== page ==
(Reuters) - Miner and trader Glencore (GLEN.L) on Friday hit back with an increased offer of $2.675 billion (2.10 billion pounds) in cash to buy Australian coal assets from Rio Tinto (RIO.AX) (RIO.L) that earlier this week said it was favouring a Chinese bid.
On Tuesday, Rio Tinto said it had selected Yancoal (YAL.AX) to buy its Coal & Allied division in Australia for $2.45 billion.
That was $100 million lower than a previous counter-bid from Glencore, but Rio said it believed Yancoal’s offer could be completed more quickly because it had regulatory approvals.
Glencore said its latest offer, which includes a coal-linked royalty, was at least $225 million greater than Yancoal’s proposal and it would pay the cash amount in full on completion with no deferred payments.
“We believe the Glencore offer satisfies the criteria for a ‘superior proposal’: it delivers substantially greater value to Rio Tinto shareholders and low deal completion risk,” Glencore said in a statement.
Rio Tinto confirmed it had received the new offer and said it would give it “appropriate consideration”.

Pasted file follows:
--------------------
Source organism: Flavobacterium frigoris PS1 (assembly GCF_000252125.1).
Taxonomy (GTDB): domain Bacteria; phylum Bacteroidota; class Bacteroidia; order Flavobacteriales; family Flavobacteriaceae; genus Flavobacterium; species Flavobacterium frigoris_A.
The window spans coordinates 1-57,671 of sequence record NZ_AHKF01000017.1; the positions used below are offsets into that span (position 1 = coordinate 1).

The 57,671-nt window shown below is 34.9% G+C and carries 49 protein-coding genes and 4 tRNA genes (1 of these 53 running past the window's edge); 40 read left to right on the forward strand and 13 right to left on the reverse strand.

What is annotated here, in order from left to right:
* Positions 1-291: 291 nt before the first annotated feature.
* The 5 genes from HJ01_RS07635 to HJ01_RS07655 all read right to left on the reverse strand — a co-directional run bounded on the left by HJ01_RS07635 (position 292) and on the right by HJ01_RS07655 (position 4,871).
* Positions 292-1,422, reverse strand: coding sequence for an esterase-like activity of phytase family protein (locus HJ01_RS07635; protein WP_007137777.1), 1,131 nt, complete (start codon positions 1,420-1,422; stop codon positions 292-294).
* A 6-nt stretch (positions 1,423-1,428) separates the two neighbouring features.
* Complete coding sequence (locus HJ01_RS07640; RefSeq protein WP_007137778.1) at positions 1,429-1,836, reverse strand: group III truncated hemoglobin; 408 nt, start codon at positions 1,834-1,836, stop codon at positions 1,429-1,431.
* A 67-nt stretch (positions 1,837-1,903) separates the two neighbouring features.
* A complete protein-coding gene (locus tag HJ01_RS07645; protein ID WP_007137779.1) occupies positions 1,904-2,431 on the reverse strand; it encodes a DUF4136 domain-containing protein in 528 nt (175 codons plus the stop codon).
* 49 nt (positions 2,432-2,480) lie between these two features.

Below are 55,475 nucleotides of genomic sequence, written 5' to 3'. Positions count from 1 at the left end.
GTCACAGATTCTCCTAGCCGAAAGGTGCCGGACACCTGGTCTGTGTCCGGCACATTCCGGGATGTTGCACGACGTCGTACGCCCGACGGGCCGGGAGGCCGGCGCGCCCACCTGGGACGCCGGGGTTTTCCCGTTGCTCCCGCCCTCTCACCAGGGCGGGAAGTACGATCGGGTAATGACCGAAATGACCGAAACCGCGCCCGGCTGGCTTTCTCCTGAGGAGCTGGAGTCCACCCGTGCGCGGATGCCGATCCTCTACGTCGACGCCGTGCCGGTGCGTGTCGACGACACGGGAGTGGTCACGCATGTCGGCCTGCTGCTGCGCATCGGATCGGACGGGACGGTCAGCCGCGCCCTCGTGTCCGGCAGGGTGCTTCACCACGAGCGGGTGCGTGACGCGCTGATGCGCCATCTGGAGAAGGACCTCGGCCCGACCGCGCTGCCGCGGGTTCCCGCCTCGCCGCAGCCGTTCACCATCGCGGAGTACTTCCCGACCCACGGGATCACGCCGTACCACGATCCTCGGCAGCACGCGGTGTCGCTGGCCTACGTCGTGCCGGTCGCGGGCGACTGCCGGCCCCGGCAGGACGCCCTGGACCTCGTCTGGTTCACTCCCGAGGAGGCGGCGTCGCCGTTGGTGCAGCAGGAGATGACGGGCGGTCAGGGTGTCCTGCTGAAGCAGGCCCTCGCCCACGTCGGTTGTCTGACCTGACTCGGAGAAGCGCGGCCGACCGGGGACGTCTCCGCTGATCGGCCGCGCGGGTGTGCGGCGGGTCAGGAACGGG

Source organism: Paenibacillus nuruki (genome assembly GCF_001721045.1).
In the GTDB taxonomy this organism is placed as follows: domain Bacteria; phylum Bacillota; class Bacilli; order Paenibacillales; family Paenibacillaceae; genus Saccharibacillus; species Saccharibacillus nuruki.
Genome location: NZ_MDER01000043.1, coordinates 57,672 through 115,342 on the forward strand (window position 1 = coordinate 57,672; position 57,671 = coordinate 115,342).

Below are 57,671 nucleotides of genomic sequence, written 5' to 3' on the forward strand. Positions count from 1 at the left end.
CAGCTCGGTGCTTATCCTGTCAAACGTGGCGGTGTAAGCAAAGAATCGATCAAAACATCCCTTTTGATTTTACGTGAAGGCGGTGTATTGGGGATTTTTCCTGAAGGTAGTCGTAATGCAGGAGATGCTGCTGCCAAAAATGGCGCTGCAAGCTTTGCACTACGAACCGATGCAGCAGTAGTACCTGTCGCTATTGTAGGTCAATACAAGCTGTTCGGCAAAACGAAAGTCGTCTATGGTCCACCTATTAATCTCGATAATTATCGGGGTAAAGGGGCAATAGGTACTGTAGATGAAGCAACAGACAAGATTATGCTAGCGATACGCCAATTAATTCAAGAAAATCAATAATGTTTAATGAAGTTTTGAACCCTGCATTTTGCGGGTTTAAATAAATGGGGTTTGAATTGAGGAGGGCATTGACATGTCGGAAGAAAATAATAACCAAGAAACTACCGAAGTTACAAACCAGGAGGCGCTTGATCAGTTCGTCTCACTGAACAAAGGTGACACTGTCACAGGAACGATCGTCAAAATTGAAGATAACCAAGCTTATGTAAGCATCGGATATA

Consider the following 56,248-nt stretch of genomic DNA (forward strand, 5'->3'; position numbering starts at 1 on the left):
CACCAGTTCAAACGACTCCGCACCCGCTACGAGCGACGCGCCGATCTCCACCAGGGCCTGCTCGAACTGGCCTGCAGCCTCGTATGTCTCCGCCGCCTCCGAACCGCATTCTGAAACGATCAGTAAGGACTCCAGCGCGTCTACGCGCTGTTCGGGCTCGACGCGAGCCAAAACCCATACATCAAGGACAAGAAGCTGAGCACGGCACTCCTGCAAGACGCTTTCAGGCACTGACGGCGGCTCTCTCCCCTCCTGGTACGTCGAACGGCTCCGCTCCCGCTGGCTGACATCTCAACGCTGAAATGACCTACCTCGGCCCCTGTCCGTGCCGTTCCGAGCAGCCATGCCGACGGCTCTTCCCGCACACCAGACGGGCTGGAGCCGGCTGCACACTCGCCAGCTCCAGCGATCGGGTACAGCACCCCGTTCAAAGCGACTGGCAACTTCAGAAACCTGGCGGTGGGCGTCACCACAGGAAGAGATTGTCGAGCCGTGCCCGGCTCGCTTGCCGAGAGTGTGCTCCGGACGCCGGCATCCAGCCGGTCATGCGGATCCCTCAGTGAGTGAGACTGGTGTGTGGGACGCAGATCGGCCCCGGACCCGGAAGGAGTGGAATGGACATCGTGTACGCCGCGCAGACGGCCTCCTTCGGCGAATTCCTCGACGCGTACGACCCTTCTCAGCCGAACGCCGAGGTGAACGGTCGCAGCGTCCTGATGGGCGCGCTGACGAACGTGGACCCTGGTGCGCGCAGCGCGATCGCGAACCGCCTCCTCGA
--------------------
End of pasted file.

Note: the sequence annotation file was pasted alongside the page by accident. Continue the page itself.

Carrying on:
Depending on whether it accepts Glencore’s revised offer, it said it would adjourn an annual general meeting scheduled for Tuesday and allow Yancoal two days to pursue a counter offer.
Glencore shares closed 0.8 percent lower, while London-listed shares in Rio rose 0.5 percent.
Although subject to a limited number of regulatory approvals, Glencore said it was demonstrating its confidence it would get them with a $225 million deposit, which it will forfeit if the transaction does not go ahead.
It has said it already has approval from Japan where the majority of the coal would be shipped.
Glencore reiterated an earlier pledge it would ensure its net debt to EBITDA ratio was no greater than 2:1 by selling some assets should it complete the deal.
It also said the offer would automatically lapse if Rio Tinto did not declare it to be the superior offer on June 26 and subsequently if a binding sales agreement is not clinched on July 5.
Glencore has long sought to own Rio’s Hunter Valley coal assets, which adjoin mines it already has, offering the possibility for synergies and blending coal to optimise value.
Analysts say Rio has deep ties with China, the world’s biggest commodity market, which it will not wish to damage, but Glencore’s offer is clearly higher.
“We have to see if Yancoal will lift its bid but otherwise it is hard to see Rio reject Glencore’s revised offer,” Hunter Hillcoat, analyst at Investec, said.
Editing by Alison Williams and David Evans